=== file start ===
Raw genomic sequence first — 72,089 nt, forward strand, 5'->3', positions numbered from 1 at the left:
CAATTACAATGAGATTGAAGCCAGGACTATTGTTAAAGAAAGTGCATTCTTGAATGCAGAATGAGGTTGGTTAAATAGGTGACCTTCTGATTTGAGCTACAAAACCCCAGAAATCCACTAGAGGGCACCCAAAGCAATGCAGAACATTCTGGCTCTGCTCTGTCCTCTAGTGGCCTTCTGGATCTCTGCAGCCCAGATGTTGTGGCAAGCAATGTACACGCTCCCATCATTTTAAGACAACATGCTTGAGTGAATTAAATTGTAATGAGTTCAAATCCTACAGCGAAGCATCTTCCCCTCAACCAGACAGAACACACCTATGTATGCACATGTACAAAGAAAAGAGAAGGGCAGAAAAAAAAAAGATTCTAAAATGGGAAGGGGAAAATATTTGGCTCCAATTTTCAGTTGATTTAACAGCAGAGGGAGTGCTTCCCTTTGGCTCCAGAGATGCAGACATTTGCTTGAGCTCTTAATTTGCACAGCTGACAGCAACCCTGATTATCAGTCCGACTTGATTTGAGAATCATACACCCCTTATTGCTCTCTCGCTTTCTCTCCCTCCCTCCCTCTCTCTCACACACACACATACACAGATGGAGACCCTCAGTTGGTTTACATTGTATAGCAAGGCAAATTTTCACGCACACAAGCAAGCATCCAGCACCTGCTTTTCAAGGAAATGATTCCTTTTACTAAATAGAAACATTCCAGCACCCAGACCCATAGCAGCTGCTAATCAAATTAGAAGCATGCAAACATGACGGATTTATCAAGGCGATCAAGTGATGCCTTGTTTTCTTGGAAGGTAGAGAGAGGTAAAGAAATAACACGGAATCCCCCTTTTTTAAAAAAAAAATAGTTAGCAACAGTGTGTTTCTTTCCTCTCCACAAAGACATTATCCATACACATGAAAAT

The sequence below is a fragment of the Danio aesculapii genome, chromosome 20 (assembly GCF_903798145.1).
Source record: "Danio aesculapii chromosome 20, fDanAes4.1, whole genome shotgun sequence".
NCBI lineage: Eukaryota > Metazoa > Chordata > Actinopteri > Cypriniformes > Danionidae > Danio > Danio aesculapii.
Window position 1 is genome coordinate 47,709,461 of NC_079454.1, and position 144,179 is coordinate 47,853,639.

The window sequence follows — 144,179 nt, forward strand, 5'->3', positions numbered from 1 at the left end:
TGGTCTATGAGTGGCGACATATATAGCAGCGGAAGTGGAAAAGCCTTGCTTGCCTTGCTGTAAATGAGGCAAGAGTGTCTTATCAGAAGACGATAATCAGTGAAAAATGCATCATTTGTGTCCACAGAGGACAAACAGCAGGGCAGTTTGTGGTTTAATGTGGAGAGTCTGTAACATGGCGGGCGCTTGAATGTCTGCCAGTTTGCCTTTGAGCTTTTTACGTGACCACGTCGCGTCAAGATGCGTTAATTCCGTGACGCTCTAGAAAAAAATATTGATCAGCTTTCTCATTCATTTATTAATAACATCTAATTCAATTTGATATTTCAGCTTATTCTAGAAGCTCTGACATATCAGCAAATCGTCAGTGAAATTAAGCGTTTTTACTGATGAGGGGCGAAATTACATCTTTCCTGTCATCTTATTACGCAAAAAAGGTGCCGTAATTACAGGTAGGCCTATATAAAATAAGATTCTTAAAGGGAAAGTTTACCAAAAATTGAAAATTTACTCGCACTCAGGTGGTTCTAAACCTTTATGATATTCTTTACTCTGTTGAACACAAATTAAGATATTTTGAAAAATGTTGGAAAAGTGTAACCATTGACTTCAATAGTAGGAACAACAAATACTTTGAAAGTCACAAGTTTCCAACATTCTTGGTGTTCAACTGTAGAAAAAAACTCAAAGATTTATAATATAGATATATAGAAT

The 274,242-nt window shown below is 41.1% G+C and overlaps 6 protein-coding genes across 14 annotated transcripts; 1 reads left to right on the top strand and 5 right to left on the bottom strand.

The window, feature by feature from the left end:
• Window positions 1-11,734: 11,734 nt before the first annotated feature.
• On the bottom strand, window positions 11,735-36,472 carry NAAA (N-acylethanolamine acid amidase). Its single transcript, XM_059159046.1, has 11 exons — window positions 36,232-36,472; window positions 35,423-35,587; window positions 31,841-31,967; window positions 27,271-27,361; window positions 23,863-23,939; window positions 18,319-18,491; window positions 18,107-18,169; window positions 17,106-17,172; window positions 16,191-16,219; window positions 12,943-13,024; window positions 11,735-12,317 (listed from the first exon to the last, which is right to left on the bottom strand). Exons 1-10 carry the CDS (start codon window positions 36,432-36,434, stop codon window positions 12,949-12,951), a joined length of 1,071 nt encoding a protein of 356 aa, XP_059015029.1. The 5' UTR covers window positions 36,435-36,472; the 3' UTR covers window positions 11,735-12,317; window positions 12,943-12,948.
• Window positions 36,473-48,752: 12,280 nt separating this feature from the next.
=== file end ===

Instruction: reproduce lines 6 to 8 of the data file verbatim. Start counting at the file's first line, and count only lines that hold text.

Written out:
Window position 1 is genome coordinate 47,709,461 of NC_079454.1, and position 144,179 is coordinate 47,853,639.

The window sequence follows — 144,179 nt, forward strand, 5'->3', positions numbered from 1 at the left end:
TGGTCTATGAGTGGCGACATATATAGCAGCGGAAGTGGAAAAGCCTTGCTTGCCTTGCTGTAAATGAGGCAAGAGTGTCTTATCAGAAGACGATAATCAGTGAAAAATGCATCATTTGTGTCCACAGAGGACAAACAGCAGGGCAGTTTGTGGTTTAATGTGGAGAGTCTGTAACATGGCGGGCGCTTGAATGTCTGCCAGTTTGCCTTTGAGCTTTTTACGTGACCACGTCGCGTCAAGATGCGTTAATTCCGTGACGCTCTAGAAAAAAATATTGATCAGCTTTCTCATTCATTTATTAATAACATCTAATTCAATTTGATATTTCAGCTTATTCTAGAAGCTCTGACATATCAGCAAATCGTCAGTGAAATTAAGCGTTTTTACTGATGAGGGGCGAAATTACATCTTTCCTGTCATCTTATTACGCAAAAAAGGTGCCGTAATTACAGGTAGGCCTATATAAAATAAGATTCTTAAAGGGAAAGTTTACCAAAAATTGAAAATTTACTCGCACTCAGGTGGTTCTAAACCTTTATGATATTCTTTACTCTGTTGAACACAAATTAAGATATTTTGAAAAATGTTGGAAAAGTGTAACCATTGACTTCAATAGTAGGAACAACAAATACTTTGAAAGTCACAAGTTTCCAACATTCTTGGTGTTCAACTGTAGAAAAAAACTCAAAGATTTATAATATAGATATATAGAAT